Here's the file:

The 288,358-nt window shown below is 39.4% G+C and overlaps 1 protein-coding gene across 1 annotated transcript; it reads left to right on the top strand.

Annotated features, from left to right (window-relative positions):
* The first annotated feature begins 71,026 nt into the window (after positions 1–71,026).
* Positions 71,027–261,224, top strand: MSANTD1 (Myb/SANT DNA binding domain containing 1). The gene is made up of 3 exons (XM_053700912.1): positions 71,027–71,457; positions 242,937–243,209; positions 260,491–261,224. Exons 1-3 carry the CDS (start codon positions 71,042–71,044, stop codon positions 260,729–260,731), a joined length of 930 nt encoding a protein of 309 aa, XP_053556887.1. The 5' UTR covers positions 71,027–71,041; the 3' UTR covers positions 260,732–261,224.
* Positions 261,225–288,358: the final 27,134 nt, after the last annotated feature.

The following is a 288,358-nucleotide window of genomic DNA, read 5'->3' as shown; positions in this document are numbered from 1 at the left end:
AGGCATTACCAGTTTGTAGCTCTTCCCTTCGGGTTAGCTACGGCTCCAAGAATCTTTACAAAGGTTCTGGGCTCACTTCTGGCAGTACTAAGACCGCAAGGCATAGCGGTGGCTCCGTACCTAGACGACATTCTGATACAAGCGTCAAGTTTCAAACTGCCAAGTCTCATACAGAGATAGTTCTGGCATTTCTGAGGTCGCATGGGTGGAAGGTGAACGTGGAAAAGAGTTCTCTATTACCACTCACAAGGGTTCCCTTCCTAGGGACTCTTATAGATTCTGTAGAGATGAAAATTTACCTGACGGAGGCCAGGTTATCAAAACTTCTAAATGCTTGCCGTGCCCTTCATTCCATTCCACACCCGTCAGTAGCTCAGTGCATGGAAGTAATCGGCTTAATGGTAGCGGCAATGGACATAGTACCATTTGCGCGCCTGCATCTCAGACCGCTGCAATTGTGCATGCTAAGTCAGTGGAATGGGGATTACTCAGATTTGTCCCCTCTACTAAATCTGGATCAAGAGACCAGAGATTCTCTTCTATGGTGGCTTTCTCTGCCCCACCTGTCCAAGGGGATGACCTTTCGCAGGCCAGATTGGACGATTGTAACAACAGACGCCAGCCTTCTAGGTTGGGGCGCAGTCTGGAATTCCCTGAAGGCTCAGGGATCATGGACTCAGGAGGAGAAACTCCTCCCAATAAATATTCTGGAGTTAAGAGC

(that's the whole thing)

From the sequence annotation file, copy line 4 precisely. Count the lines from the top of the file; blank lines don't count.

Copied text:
* Positions 71,027–261,224, top strand: MSANTD1 (Myb/SANT DNA binding domain containing 1). The gene is made up of 3 exons (XM_053700912.1): positions 71,027–71,457; positions 242,937–243,209; positions 260,491–261,224. Exons 1-3 carry the CDS (start codon positions 71,042–71,044, stop codon positions 260,729–260,731), a joined length of 930 nt encoding a protein of 309 aa, XP_053556887.1. The 5' UTR covers positions 71,027–71,041; the 3' UTR covers positions 260,732–261,224.